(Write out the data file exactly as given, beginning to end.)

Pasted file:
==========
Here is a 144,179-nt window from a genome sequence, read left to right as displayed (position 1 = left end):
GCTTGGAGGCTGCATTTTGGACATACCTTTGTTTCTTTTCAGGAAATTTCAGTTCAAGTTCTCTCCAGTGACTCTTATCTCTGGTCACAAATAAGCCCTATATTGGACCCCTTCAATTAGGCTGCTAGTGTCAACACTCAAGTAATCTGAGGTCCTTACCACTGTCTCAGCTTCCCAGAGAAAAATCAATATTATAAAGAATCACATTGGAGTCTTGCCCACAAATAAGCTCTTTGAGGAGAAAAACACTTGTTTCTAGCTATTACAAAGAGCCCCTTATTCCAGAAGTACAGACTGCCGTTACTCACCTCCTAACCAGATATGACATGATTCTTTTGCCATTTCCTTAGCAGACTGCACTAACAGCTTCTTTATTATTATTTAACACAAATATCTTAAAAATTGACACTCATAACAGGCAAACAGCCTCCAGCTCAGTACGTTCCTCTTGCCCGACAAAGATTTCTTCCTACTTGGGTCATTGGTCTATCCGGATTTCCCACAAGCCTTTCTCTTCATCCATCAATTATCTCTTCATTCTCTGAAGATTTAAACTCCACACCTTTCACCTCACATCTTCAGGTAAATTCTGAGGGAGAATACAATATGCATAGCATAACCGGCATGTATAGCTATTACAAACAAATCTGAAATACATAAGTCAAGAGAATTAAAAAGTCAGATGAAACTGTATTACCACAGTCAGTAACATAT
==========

Here is a 144,179-nt window from a genome sequence, read left to right as displayed (position 1 = left end):
GCTTGGAGGCTGCATTTTGGACATACCTTTGTTTCTTTTCAGGAAATTTCAGTTCAAGTTCTCTCCAGTGACTCTTATCTCTGGTCACAAATAAGCCCTATATTGGACCCCTTCAATTAGGCTGCTAGTGTCAACACTCAAGTAATCTGAGGTCCTTACCACTGTCTCAGCTTCCCAGAGAAAAATCAATATTATAAAGAATCACATTGGAGTCTTGCCCACAAATAAGCTCTTTGAGGAGAAAAACACTTGTTTCTAGCTATTACAAAGAGCCCCTTATTCCAGAAGTACAGACTGCCGTTACTCACCTCCTAACCAGATATGACATGATTCTTTTGCCATTTCCTTAGCAGACTGCACTAACAGCTTCTTTATTATTATTTAACACAAATATCTTAAAAATTGACACTCATAACAGGCAAACAGCCTCCAGCTCAGTACGTTCCTCTTGCCCGACAAAGATTTCTTCCTACTTGGGTCATTGGTCTATCCGGATTTCCCACAAGCCTTTCTCTTCATCCATCAATTATCTCTTCATTCTCTGAAGATTTAAACTCCACACCTTTCACCTCACATCTTCAGGTAAATTCTGAGGGAGAATACAATATGCATAGCATAACCGGCATGTATAGCTATTACAAACAAATCTGAAATACATAAGTCAAGAGAATTAAAAAGTCAGATGAAACTGTATTACCACAGTCAGTAACATAT